Tuesday, October 9, 2012

Accidental genetic modifications...

Remember that biology class in high school where you learned about Mendel and his discovery of genetics via his cross-breeding of peas? Well, I did my own experiment this year, completely by accident!

Last year I received a few pumpkins off freecycle, and I saved some seed. All the pumpkins were of similar size and shape. When I planted the seeds this year, this is what I got:

Plant A) Mid-sized orange pumpkins (like the one on the left). Except that after I started scraping out the roasted flesh, I discovered that I did not, in fact, have a pumpkin. I had a spaghetti squash. 

Plant B) Small, round, very orange squash. I haven't checked out the inside yet. Hoping it's pumpkin-like!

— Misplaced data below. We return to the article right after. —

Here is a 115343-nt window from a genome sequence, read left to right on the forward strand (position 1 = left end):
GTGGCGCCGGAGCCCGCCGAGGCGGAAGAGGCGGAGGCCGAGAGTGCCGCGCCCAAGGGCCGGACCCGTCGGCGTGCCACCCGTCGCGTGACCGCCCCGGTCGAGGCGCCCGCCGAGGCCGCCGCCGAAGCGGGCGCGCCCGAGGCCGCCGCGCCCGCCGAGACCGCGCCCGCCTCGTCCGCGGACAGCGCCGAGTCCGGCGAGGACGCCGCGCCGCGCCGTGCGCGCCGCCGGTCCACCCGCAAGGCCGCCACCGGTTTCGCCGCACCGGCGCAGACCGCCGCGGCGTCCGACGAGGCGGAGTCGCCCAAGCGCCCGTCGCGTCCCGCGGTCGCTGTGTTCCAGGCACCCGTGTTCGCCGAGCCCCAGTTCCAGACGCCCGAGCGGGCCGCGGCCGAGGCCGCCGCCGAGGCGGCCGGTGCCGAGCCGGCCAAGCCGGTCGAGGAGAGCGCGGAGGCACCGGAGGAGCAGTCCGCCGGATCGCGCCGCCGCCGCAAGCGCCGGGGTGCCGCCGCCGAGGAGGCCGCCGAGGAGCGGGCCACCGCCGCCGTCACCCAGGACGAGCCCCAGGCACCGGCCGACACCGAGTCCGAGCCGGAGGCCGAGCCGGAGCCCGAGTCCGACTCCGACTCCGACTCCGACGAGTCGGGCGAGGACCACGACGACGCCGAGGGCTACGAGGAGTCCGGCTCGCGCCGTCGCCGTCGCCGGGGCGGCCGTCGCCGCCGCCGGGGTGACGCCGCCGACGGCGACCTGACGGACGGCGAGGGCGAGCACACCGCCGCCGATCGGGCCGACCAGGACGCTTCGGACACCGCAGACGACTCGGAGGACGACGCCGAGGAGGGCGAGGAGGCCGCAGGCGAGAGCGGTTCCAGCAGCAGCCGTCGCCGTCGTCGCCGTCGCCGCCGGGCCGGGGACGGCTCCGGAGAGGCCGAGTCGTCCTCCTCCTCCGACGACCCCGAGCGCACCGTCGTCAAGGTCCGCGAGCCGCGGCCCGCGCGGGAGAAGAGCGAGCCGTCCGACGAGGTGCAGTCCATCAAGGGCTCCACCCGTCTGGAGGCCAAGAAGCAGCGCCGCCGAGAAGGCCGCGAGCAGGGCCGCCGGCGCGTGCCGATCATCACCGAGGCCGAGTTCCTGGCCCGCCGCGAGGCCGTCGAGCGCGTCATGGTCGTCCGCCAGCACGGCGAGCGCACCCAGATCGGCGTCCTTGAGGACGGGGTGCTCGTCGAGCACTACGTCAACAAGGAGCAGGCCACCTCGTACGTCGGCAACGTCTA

Plant C) Large orange squash.

Plant D) Large oblong zucchini-type squash with hard skin. And yes, it's starting to turn orange!

So after I noticed them starting to grow differently, I was reading my Organic Gardening magazine and discovered something very important about saved seed. The general idea is that you can't save seed from home-grown squash, unless you only grow one type of squash. Reason? Cross-pollination. The flowers from two summers ago must have been pollinated by various other squashes in the garden, thereby causing the seeds to have a different genetic code than regular pumpkins. So the original pumpkins turned out normal, but their seeds were...not. Anyway, I'm interested to see what the insides of the rest of these will be like!

On a side note, I used the spaghetti squash to make our Thanksgiving "pumpkin" pie and it turned out quite tasty! 

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